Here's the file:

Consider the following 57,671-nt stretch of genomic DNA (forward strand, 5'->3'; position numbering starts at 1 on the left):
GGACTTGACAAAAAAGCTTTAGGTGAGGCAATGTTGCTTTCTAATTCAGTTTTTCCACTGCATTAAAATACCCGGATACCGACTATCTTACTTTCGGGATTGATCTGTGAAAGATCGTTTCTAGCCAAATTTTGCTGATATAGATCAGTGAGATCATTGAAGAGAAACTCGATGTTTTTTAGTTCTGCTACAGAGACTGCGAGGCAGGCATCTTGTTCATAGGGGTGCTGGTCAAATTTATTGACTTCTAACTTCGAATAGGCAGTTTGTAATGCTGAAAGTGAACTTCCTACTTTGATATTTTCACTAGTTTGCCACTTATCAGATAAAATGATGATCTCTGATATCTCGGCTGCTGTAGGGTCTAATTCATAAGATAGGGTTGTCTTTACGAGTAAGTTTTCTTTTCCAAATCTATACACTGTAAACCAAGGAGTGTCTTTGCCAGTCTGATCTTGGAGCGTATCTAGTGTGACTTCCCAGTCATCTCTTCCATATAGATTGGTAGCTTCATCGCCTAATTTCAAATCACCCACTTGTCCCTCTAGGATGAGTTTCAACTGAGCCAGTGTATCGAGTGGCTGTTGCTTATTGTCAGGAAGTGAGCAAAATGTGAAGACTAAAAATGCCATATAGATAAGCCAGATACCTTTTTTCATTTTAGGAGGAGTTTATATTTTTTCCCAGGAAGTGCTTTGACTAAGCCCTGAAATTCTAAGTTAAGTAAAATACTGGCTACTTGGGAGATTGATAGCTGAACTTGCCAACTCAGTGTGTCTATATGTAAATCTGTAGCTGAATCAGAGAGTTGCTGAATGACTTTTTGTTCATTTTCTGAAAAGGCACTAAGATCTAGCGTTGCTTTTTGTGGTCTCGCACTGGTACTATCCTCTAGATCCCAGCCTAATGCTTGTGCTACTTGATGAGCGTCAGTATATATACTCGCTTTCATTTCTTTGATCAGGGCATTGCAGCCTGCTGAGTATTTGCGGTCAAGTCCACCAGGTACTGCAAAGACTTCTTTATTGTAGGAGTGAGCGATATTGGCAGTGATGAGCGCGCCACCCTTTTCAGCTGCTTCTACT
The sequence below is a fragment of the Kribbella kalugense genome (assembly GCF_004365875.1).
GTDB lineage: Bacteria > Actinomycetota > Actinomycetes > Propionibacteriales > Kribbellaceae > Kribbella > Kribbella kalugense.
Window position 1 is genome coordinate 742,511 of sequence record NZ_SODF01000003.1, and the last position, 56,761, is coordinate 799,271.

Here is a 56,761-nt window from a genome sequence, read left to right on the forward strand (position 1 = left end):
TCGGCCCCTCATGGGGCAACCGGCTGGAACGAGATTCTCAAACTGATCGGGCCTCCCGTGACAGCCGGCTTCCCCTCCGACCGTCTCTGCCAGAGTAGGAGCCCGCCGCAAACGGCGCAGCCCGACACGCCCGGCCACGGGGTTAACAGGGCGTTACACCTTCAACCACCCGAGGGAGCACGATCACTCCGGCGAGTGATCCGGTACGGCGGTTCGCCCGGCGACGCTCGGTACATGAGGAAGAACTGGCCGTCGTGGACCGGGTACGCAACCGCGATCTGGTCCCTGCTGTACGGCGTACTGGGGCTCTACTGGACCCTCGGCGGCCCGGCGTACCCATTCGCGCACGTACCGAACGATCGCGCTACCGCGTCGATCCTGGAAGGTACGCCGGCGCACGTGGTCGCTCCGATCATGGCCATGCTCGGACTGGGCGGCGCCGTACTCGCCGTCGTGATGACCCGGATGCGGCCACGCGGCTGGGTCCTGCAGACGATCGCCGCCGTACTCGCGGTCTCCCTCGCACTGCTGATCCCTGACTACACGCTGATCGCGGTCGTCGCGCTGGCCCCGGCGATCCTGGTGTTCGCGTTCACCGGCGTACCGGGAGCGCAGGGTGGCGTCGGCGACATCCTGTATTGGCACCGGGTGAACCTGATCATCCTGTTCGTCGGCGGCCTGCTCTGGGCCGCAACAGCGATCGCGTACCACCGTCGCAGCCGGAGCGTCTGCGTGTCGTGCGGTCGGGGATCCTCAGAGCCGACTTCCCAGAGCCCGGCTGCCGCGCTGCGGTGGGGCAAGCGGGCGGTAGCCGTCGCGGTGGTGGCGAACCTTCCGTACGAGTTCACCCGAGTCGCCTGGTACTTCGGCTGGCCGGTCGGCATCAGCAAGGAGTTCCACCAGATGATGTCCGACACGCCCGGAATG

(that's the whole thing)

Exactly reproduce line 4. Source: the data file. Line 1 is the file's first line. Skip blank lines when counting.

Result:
GTDB lineage: Bacteria > Actinomycetota > Actinomycetes > Propionibacteriales > Kribbellaceae > Kribbella > Kribbella kalugense.